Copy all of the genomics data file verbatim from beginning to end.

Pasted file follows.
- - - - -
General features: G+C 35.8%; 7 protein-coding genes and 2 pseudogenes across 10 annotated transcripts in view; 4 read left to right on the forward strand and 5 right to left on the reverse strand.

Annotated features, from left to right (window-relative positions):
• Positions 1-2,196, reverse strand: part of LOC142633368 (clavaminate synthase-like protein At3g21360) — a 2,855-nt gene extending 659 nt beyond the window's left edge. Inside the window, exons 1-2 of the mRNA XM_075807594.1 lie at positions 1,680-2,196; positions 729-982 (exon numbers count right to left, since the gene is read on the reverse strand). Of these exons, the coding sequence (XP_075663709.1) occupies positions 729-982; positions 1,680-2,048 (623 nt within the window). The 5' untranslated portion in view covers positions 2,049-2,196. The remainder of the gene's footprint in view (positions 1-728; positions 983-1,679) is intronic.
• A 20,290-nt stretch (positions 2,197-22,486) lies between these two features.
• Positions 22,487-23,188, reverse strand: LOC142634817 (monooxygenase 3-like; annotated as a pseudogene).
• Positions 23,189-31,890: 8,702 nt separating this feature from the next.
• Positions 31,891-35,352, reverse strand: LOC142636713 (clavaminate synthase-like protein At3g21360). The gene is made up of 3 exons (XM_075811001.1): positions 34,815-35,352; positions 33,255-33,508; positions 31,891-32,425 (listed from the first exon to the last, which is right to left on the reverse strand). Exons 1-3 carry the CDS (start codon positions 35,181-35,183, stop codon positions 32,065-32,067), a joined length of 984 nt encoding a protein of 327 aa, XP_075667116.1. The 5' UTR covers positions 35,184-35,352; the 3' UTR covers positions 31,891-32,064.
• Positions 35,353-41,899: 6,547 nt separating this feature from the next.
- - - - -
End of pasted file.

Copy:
General features: G+C 35.8%; 7 protein-coding genes and 2 pseudogenes across 10 annotated transcripts in view; 4 read left to right on the forward strand and 5 right to left on the reverse strand.

Annotated features, from left to right (window-relative positions):
• Positions 1-2,196, reverse strand: part of LOC142633368 (clavaminate synthase-like protein At3g21360) — a 2,855-nt gene extending 659 nt beyond the window's left edge. Inside the window, exons 1-2 of the mRNA XM_075807594.1 lie at positions 1,680-2,196; positions 729-982 (exon numbers count right to left, since the gene is read on the reverse strand). Of these exons, the coding sequence (XP_075663709.1) occupies positions 729-982; positions 1,680-2,048 (623 nt within the window). The 5' untranslated portion in view covers positions 2,049-2,196. The remainder of the gene's footprint in view (positions 1-728; positions 983-1,679) is intronic.
• A 20,290-nt stretch (positions 2,197-22,486) lies between these two features.
• Positions 22,487-23,188, reverse strand: LOC142634817 (monooxygenase 3-like; annotated as a pseudogene).
• Positions 23,189-31,890: 8,702 nt separating this feature from the next.
• Positions 31,891-35,352, reverse strand: LOC142636713 (clavaminate synthase-like protein At3g21360). The gene is made up of 3 exons (XM_075811001.1): positions 34,815-35,352; positions 33,255-33,508; positions 31,891-32,425 (listed from the first exon to the last, which is right to left on the reverse strand). Exons 1-3 carry the CDS (start codon positions 35,181-35,183, stop codon positions 32,065-32,067), a joined length of 984 nt encoding a protein of 327 aa, XP_075667116.1. The 5' UTR covers positions 35,184-35,352; the 3' UTR covers positions 31,891-32,064.
• Positions 35,353-41,899: 6,547 nt separating this feature from the next.